Scruffy, pictured above, was euthanized in October, several days after two teenage boys allegedly set him on fire. (Photo Courtesy of the ASPCA)
By Amy Lieberman
March 24, 2009
NEW YORK -- Two Brooklyn teenagers could spend up to 25 years in jail for setting a cat aflame in October, causing the severely injured tabby to eventually be euthanized.
Angelo Monderoy, 18, and Mathew Cooper, 17, were indicted last week by the King's County District's Attorney's Office; they now face multiple charges, including arson in the second degree, burglary in the second degree, aggravated animal cruelty and animal cruelty. In New York, aggravated animal cruelty is classified as a felony.
The 5-month-old case may well have remained unsolved had the New York ASPCA not utilized advanced forensics, one of its investigators says.
It's the first time the New York City cruelty investigative team relied on DNA testing, which is commonly used in human cases, but not animal-related incidents.
"This type of testing is becoming more and more accessible for our field," said Joseph Pentangelo, a special agent for humane law enforcement at the ASPCA. "In this case, what was done to the cat certainly cried out for a resolution. We figured that it was certainly an appropriate case to try it on."
Cooper and Monderoy are being charged for stalking Scruffy, a young male tabby, inside one of the men's Crown Heights apartment building. The cat was technically a stray, but had befriended some of the building's tenants, who would regularly supply him with food and care.
After catching the cat, the pair allegedly broke into a vacant apartment unit on Oct. 7, 2008, doused him with a flammable liquid and set him on fire. One person appeared to hold the cat down on his left side, as the right portion ofScruffy's body showed the most severe burns.
Later that morning, according to the King County's District Attorney's Office, "the cat was found outside crying, unable to move, but still alive. It was taken to an animal hospital, where it was euthanized, due to the severe burns it had suffered."
Identifying a culprit in an animal abuse case is frequently challenging, according to Deputy District Attorney Carol Moran, since "animals, much like a victim in a young child abuse case, cannot identify the attacker."
"Even if this cat had lived, it couldn't identify its attacker, even if it did know who did it," Moran said. "That means that we are always going to rely on some combination of investigative work, and in this case, forensics."
Elements of the crime were sloppy, Pentangelo said, and revealed several clues.
"The flames not only damaged the cat, but the floor and part of the walls of the apartment as well," he said. "This was a reckless act, which could have resulted in people being harmed, as well."
Investigators' survey of the area led them to the defendants, "who made some admissions to their involvement in burning a cat," Moran said.
Yet questions of Scruffy being the actual cat who was burned remained unanswered. Hoping to connect the pieces, the ASPCA investigative team looked to DNA testing as a viable option.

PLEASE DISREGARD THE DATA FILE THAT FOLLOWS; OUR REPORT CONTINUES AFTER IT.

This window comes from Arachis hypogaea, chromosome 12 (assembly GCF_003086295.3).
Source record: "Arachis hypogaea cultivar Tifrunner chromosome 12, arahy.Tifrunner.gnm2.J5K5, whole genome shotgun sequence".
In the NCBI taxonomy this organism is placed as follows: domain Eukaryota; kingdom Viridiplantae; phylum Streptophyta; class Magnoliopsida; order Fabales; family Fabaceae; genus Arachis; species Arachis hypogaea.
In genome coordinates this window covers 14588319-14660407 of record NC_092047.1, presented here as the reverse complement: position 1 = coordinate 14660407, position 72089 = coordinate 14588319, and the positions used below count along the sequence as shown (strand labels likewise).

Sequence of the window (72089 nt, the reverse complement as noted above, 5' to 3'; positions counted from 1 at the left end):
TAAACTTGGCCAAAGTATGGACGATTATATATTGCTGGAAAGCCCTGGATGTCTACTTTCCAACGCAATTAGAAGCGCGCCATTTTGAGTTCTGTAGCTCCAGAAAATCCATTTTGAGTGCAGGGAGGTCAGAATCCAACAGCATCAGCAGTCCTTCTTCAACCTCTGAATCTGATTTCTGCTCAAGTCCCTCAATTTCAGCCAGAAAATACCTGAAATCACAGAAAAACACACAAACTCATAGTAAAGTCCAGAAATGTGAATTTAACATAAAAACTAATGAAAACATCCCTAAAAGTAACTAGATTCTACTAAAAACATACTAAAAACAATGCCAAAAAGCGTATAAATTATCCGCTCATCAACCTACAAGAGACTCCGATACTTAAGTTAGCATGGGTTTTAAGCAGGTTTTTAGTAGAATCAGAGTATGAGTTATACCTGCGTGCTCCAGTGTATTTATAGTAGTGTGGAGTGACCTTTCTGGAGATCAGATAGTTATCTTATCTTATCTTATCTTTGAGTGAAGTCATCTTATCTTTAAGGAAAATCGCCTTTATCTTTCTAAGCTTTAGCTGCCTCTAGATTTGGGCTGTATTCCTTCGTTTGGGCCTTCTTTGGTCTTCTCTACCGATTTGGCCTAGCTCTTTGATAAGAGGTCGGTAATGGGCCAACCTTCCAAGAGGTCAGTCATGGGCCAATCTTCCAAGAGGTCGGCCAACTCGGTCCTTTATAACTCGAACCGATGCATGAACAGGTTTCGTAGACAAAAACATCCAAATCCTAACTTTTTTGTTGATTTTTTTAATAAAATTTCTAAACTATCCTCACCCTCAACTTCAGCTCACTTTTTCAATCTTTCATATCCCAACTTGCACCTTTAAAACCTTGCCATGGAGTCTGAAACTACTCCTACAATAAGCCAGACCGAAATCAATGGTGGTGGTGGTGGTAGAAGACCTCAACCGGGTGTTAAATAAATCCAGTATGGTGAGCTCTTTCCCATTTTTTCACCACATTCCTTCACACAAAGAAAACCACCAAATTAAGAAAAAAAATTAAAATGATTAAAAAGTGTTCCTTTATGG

"To make sure we could prove that the animal, whose horrible injuries had caused this death, was the same animal these young men set on fire, the ASPCA really did something unique here," Moran said. "They used the scrapings of charred flesh from the apartment and then samples from the cat's body and sent it away."
The DNA matched.
"This is a very creative and innovative tool for the ASPCA to use, that gives us multiple ways to prove our case," Moran explained.
Pentangelo says it's the first time the ASPCA has turned to such a technique, though the testing is reasonably affordable, costing approximately $1,000. He said he could think of several previous cases that could have benefited from similar testings.
For instance, several months ago, a few men were walking down a Bronx street and pulled a cat who was sitting near its apartment's open window.
"They threw the cat to their dogs to attack it, and the dogs attacked the cat but not sufficiently, so the suspects beat the cat in an effort to get the dog to go after it,"Pentangelo said. "There was security camera on the street that captured the incident, but the cat was unrecovered [sic]. We never found the cat."
Had the police recovered a body of any dead cat in the neighborhood, they would have been able to potentially trace it back to the pet cat,Pentangelo explained.
"It could really serve a case and provide crucial points of evidence," he said.
Up until now, though, Pentangelo said, there hasn't been a "crime that presented a need" for DNA testing.
"It could have helped, but we really didn't need it before," he said. "The price has also been coming down. Costs in the past have made this more prohibitive."
No court date has been set for Monderoy and Cooper.
Cooper, however, is already in jail, following recent charges of burglary and assault in an unrelated incident, in the same building. In that alleged crime, he and another defendant are charged with beating a tenant with a cane and demanding money.